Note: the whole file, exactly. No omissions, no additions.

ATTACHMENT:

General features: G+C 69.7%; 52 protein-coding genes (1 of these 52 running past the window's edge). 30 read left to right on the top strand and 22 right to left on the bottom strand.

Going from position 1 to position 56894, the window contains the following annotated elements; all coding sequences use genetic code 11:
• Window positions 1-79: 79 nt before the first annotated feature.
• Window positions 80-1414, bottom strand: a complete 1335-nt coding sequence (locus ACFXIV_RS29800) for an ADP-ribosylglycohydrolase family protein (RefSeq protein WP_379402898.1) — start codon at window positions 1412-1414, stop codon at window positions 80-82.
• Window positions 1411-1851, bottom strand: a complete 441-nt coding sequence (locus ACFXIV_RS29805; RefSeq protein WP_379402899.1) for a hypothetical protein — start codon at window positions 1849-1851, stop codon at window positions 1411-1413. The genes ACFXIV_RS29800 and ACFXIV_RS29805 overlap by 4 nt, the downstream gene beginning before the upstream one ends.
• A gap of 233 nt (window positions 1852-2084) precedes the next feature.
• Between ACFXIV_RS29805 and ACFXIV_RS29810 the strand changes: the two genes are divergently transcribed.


General features: G+C 69.7%; 52 protein-coding genes (1 of these 52 running past the window's edge). 30 read left to right on the top strand and 22 right to left on the bottom strand.

Going from position 1 to position 56894, the window contains the following annotated elements; all coding sequences use genetic code 11:
• Window positions 1-79: 79 nt before the first annotated feature.
• Window positions 80-1414, bottom strand: a complete 1335-nt coding sequence (locus ACFXIV_RS29800) for an ADP-ribosylglycohydrolase family protein (RefSeq protein WP_379402898.1) — start codon at window positions 1412-1414, stop codon at window positions 80-82.
• Window positions 1411-1851, bottom strand: a complete 441-nt coding sequence (locus ACFXIV_RS29805; RefSeq protein WP_379402899.1) for a hypothetical protein — start codon at window positions 1849-1851, stop codon at window positions 1411-1413. The genes ACFXIV_RS29800 and ACFXIV_RS29805 overlap by 4 nt, the downstream gene beginning before the upstream one ends.
• A gap of 233 nt (window positions 1852-2084) precedes the next feature.
• Between ACFXIV_RS29805 and ACFXIV_RS29810 the strand changes: the two genes are divergently transcribed.